k_over_hbarc at

  19. TIC said,

    March 24, 2019 @ 5:34 pm

    FWIW, I tend to bristle at and disapprove of those mis-phrasings whose words combine to literally denote the *opposite"* of the intended connotation… Clearly, I'm a prescriptionist/proscriptionist (or is it proscriptivist/prescriptivist?) in this regard…

    In the same vein, and probably not surprisingly, misprhasings such as "three times closer" and "ten times smaller" always catch in my ear and drive me to distraction…

    I also agree that the fascinating question is why/how such misphrasings, including but not limited to quasi- and actual misnegations, are so easily and commonly spoken and written *and* apparently so easily and commonly understood — seemingly without hesitation or conscious thought — with their intended meaning…

    Using 'born X' as shorthand for 'named X at (or shortly after) birth' is not in the least problematic for me… And if I ever heard, in response to "What is her name?", the response "We haven't decided yet", it would never in a million years occur to me that the speaker was 'implying that the baby has a name already'… I'd assume, as I'm sure most hearers would, that the parents simply haven't yet agreed up on a chosen name…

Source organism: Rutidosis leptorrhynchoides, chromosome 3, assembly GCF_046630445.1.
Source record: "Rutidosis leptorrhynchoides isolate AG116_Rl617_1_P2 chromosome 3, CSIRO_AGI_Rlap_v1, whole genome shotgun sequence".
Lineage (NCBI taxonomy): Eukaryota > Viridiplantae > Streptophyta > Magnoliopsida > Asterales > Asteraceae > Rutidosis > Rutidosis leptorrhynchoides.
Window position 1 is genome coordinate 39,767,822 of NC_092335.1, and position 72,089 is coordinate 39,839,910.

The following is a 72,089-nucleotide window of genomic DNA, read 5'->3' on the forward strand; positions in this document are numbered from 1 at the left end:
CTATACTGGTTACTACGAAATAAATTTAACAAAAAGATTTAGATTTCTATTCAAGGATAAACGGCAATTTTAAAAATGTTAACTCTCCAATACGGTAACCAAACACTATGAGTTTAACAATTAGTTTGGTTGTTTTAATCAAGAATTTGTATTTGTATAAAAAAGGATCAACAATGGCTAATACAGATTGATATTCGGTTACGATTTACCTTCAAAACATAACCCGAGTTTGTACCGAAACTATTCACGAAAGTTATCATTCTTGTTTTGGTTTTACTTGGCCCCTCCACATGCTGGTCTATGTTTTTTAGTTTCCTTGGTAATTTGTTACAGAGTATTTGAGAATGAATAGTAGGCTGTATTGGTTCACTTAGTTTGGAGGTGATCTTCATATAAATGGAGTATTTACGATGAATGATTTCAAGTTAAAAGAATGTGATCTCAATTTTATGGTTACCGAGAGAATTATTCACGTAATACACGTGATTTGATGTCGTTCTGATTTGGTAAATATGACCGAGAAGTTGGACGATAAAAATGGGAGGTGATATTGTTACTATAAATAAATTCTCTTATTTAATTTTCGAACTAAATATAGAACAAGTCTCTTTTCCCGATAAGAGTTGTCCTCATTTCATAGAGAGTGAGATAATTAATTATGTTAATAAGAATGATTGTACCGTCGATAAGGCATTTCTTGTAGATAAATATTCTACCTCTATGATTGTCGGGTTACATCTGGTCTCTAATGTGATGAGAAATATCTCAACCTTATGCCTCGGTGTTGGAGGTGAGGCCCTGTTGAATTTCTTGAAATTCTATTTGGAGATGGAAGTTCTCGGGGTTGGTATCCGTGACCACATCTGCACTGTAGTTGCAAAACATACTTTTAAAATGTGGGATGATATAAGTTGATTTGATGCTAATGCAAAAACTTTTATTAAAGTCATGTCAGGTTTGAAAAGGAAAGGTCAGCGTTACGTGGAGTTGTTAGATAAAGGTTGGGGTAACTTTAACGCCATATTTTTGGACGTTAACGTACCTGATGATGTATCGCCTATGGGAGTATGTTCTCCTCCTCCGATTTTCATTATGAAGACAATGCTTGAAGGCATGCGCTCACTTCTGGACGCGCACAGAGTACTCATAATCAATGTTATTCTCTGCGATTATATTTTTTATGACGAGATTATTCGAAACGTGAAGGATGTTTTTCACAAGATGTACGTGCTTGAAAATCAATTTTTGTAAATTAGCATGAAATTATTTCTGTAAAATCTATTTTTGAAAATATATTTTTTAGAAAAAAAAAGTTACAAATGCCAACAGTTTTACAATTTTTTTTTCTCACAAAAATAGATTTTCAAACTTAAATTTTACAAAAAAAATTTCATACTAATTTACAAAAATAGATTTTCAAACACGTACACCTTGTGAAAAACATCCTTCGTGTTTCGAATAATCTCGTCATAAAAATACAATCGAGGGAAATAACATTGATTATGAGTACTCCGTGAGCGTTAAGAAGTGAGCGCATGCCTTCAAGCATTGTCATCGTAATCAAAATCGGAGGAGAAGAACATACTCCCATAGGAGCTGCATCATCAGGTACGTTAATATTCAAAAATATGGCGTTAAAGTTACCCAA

20. ktschwarz said,

    March 25, 2019 @ 2:06 pm

    Recommended reading on "X times smaller": Arnold Zwicky in Language Log (2008) and further discussion by Victor Mair and others (2012). In short: it's an established idiom, scientists use it in scientific writing, and it's been used in English for hundreds of years going back to Newton, Jonathan Swift, and David Hume.

  21. TIC said,

    March 25, 2019 @ 6:13 pm

    Thanks, ktschwarz… I've read both of those posts before, but I dutifully read them again… This time I set a personal record — I made it through about half of the (67!) comments following VHM's post… My previous record was about a quarter… And I'm now convinced that it's perfectly logical, understandable and acceptable to say that this time I didn't read about two times fewer of the comments than last time…

RSS feed for comments on this post